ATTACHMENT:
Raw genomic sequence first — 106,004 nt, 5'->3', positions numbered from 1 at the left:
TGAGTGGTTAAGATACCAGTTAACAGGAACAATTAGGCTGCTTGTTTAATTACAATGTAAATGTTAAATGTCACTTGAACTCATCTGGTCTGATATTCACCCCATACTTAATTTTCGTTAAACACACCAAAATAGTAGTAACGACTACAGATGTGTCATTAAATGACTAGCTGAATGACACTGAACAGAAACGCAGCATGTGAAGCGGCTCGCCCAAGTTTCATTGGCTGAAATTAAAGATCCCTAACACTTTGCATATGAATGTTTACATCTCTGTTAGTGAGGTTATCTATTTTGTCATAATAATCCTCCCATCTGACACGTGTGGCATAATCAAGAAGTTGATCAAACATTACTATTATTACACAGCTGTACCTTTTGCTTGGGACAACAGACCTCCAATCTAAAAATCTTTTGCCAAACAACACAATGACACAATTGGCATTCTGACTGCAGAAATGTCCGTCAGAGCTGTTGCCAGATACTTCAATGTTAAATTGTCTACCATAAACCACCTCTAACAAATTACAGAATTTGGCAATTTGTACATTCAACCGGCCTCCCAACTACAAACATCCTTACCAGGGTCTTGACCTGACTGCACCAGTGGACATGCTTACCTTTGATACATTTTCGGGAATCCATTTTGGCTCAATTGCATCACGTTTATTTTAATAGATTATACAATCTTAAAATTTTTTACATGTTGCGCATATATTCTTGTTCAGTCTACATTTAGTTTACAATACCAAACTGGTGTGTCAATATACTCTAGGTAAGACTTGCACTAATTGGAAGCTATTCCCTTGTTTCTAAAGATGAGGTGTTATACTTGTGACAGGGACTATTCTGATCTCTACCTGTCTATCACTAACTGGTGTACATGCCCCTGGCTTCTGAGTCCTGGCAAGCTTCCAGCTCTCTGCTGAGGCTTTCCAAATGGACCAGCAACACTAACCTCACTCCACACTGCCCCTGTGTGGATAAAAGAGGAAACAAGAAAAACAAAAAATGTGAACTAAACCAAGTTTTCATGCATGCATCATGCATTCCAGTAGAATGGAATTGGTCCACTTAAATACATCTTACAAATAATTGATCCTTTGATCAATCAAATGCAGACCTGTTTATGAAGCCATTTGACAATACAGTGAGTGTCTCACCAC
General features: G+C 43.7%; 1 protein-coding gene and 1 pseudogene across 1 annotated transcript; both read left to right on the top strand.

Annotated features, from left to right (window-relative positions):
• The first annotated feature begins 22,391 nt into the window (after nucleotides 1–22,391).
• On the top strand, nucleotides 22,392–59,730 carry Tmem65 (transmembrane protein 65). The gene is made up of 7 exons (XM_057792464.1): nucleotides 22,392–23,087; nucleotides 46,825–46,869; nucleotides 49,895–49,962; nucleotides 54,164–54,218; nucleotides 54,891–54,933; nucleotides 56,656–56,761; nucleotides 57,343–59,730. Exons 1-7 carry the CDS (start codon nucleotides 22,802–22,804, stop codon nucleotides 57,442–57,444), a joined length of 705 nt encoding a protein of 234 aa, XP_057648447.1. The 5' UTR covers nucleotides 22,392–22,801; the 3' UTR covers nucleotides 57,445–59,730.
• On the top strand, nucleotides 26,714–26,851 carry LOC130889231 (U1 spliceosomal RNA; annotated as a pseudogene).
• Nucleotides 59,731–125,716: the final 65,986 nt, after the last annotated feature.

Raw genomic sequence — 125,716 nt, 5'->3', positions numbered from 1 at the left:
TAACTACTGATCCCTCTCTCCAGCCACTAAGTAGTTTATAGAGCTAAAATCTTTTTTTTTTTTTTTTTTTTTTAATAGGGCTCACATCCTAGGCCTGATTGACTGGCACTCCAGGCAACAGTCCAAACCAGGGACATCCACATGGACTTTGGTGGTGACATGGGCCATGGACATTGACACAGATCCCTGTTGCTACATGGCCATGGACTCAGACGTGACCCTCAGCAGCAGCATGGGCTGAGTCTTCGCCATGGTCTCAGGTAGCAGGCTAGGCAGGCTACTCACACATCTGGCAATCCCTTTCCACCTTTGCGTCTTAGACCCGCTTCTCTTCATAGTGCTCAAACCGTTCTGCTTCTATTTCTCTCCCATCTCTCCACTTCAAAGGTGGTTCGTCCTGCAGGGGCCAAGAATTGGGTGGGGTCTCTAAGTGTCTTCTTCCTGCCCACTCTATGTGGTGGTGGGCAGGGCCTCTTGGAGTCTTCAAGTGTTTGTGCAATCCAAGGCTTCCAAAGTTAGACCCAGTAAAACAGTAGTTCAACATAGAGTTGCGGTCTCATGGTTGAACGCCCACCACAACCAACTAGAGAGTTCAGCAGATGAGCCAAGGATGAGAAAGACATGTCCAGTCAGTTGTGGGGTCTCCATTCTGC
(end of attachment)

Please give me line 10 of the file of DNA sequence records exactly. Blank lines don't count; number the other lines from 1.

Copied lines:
TAACTACTGATCCCTCTCTCCAGCCACTAAGTAGTTTATAGAGCTAAAATCTTTTTTTTTTTTTTTTTTTTTTAATAGGGCTCACATCCTAGGCCTGATTGACTGGCACTCCAGGCAACAGTCCAAACCAGGGACATCCACATGGACTTTGGTGGTGACATGGGCCATGGACATTGACACAGATCCCTGTTGCTACATGGCCATGGACTCAGACGTGACCCTCAGCAGCAGCATGGGCTGAGTCTTCGCCATGGTCTCAGGTAGCAGGCTAGGCAGGCTACTCACACATCTGGCAATCCCTTTCCACCTTTGCGTCTTAGACCCGCTTCTCTTCATAGTGCTCAAACCGTTCTGCTTCTATTTCTCTCCCATCTCTCCACTTCAAAGGTGGTTCGTCCTGCAGGGGCCAAGAATTGGGTGGGGTCTCTAAGTGTCTTCTTCCTGCCCACTCTATGTGGTGGTGGGCAGGGCCTCTTGGAGTCTTCAAGTGTTTGTGCAATCCAAGGCTTCCAAAGTTAGACCCAGTAAAACAGTAGTTCAACATAGAGTTGCGGTCTCATGGTTGAACGCCCACCACAACCAACTAGAGAGTTCAGCAGATGAGCCAAGGATGAGAAAGACATGTCCAGTCAGTTGTGGGGTCTCCATTCTGC